Addressing cheque bounce cases in India requires a legal approach to the implications under Section 138 of the Negotiable Instruments Act, 1881. The process starts with issuing a timely cheque bounce notice and, if necessary, filing a complaint in court. Understanding common reasons for cheque bounce, such as insufficient funds or signature mismatches, is essential for both issuers and payees to prevent such occurrences. Successful handling of a cheque bounce case involves meticulous preparation and adherence to legal requirements.


Seek Legal Guidance for Cheque Bounce Cases with A Agarwalla & Co.

If you find yourself dealing with a cheque bounce case, it is crucial to seek professional legal advice to navigate the complexities of the process effectively. Consulting with legal professional can provide invaluable guidance on presenting a strong case in court. With A Agarwalla & Co.’s expertise, you can ensure compliance with all legal requirements and enhance your chances of a favorable outcome.




1. How can we defend yourself in a cheque bounce case?

In defending a cheque bounce case, our approach would involve meticulously gathering evidence to disapprove allegations made against our client. This evidence would include documentation proving the authenticity of the cheque issuance and establishing the legitimacy of the underlying transaction. Additionally, we would scrutinize the procedural aspects of the case, looking for any errors or discrepancies in the notice or complaint served by the opposing party.


2. What are the new rules for cheque bounce cases?

The new rules for cheque bounce cases, introduced by the Reserve Bank of India (RBI), require customers relying on cheques to maintain a minimum bank balance to prevent bounced cheques. Customers failing to meet this requirement risk cheques bouncing and may face financial penalties. Additionally, the RBI extended the operational hours of the National Automated Clearing House (NACH) to operate 24/7, aiming to expedite the cheque-clearing process.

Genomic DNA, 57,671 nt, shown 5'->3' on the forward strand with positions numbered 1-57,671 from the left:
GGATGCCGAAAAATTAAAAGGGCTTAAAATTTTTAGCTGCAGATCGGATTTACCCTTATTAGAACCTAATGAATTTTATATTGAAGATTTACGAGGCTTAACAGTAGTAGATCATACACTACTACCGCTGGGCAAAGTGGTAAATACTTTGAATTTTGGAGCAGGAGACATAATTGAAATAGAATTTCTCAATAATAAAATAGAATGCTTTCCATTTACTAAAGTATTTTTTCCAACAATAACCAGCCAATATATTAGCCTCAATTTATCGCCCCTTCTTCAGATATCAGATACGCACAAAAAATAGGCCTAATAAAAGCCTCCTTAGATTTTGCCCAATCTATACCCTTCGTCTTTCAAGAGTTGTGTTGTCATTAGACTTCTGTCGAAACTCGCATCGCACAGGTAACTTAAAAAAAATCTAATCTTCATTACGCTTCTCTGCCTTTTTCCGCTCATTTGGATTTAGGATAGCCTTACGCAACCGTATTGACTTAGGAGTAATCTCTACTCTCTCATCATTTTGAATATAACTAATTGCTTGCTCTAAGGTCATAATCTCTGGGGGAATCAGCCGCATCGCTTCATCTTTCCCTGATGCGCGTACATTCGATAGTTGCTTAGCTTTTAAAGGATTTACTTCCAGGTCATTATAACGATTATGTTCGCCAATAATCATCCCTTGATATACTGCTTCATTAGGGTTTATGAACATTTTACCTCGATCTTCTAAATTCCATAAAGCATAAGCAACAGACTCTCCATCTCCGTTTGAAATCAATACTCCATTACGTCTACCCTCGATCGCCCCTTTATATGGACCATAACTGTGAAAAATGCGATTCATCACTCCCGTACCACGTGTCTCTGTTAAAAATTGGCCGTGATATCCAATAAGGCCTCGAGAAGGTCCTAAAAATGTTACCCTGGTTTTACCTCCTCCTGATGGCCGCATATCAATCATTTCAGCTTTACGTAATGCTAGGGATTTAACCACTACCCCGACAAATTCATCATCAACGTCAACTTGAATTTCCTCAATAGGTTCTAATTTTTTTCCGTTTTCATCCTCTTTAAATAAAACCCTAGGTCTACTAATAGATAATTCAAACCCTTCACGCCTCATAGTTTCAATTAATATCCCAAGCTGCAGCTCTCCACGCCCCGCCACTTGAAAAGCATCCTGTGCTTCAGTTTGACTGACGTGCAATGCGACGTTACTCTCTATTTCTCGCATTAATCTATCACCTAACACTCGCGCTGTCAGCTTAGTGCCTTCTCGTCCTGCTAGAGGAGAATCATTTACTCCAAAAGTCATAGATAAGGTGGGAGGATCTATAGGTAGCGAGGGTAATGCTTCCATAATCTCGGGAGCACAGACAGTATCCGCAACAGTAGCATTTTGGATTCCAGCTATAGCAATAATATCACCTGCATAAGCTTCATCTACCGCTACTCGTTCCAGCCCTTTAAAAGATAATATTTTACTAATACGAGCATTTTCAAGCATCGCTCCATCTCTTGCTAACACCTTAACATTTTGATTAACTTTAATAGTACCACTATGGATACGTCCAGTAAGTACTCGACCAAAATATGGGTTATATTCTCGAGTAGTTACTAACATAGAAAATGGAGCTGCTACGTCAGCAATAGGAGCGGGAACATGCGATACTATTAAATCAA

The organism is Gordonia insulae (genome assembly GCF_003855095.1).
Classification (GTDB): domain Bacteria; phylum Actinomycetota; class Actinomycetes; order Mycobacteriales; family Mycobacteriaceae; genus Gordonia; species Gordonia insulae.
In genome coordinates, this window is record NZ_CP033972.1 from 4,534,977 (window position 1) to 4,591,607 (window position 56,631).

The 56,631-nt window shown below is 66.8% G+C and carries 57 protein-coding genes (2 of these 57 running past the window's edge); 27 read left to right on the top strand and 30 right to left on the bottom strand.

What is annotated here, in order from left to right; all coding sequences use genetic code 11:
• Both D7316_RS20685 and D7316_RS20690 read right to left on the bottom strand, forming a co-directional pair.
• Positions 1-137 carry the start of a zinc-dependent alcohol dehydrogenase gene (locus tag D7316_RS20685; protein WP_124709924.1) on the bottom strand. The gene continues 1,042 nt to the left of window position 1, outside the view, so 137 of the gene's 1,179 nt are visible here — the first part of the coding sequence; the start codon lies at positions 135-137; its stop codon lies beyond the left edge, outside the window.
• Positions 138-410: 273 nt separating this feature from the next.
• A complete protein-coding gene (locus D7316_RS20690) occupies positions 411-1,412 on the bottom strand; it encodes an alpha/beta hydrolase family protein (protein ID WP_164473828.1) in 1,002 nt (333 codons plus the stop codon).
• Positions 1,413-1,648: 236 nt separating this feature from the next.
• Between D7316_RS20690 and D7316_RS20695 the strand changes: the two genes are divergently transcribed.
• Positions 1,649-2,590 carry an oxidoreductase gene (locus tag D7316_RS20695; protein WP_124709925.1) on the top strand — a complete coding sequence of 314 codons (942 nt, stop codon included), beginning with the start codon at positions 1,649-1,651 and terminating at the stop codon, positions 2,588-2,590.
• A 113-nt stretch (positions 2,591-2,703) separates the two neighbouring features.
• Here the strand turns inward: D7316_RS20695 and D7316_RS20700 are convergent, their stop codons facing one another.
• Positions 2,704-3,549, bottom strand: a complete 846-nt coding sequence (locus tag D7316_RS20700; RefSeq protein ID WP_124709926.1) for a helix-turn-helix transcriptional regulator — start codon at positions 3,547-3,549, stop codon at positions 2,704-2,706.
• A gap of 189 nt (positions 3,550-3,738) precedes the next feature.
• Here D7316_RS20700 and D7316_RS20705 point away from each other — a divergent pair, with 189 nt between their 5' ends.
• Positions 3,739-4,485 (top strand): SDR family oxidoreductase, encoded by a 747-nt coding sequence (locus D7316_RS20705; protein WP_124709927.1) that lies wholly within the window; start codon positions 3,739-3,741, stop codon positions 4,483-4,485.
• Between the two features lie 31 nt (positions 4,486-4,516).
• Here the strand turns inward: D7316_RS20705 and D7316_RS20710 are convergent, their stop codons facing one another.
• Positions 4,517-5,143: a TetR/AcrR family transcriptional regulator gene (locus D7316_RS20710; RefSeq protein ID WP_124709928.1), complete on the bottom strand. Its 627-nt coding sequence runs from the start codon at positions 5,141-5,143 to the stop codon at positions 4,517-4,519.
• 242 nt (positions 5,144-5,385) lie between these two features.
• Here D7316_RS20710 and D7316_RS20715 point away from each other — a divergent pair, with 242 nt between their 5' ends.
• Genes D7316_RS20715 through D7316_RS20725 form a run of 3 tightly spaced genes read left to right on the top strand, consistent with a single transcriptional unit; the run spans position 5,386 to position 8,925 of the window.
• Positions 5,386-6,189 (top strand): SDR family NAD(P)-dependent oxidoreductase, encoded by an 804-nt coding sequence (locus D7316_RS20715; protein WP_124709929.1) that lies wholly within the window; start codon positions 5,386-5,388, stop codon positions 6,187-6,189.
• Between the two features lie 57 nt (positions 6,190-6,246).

3. What is Defence evidence in a cheque bounce case?

Defence evidence refers to any information or documents that demonstrate the defendant’s innocence. This evidence could include bank statements showing sufficient funds when the cheque was presented, proof of stop payment instructions issued prior to cheque presentation, proof of any technical errors encountered during the transaction or evidence indicating mistaken identity regarding the cheque owner.


4. What is the legal action against a bounced Cheque?

The legal action against a bounced cheque typically involves issuing a legal notice to the drawer demanding payment within a specified period. If the drawer fails to comply, the payee can file a complaint under Section 138 of the Negotiable Instruments Act, which may result in criminal prosecution, including imprisonment or a monetary penalty, or both.


5. How can A Agarwalla & Co. assist in a cheque bounce case?

A Agarwalla & Co. can provide comprehensive legal assistance in cheque bounce cases by offering expert advice on issuing legal notices to the drawer, preparing and filing complaints under Section 138 of the Negotiable Instruments Act and representing clients in court proceedings. Our team can strategize defence arguments, gather relevant evidence and navigate the legal complexities to achieve favorable outcomes for our clients.


6. How does A Agarwalla & Co. ensure successful outcomes in cheque bounce cases?

A Agarwalla & Co.’s specialization in cheque bounce cases is coupled with a strategic approach aimed at achieving successful outcomes for clients. We meticulously analyze the details of each case, identifying key legal arguments and evidence to strengthen our client’s position. We also ensure adherence to statutory requirements and timelines, minimizing the risk of procedural errors.